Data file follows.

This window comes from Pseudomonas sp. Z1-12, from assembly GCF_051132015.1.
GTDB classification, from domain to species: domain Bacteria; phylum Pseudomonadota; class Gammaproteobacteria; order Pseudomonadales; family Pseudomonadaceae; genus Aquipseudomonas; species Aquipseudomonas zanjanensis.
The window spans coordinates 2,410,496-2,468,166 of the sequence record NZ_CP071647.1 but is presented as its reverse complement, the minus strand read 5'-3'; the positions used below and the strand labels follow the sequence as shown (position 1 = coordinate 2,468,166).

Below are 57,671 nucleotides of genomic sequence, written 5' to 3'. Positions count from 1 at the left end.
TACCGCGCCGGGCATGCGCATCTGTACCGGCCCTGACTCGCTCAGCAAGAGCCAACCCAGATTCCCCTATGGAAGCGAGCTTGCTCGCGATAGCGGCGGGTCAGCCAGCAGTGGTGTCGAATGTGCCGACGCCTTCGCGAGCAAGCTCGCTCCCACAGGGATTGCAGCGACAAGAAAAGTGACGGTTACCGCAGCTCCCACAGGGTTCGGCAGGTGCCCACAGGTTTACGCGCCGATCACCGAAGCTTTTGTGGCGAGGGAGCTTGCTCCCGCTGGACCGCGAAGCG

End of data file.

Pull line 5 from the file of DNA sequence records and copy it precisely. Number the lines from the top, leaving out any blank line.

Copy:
TACCGCGCCGGGCATGCGCATCTGTACCGGCCCTGACTCGCTCAGCAAGAGCCAACCCAGATTCCCCTATGGAAGCGAGCTTGCTCGCGATAGCGGCGGGTCAGCCAGCAGTGGTGTCGAATGTGCCGACGCCTTCGCGAGCAAGCTCGCTCCCACAGGGATTGCAGCGACAAGAAAAGTGACGGTTACCGCAGCTCCCACAGGGTTCGGCAGGTGCCCACAGGTTTACGCGCCGATCACCGAAGCTTTTGTGGCGAGGGAGCTTGCTCCCGCTGGACCGCGAAGCG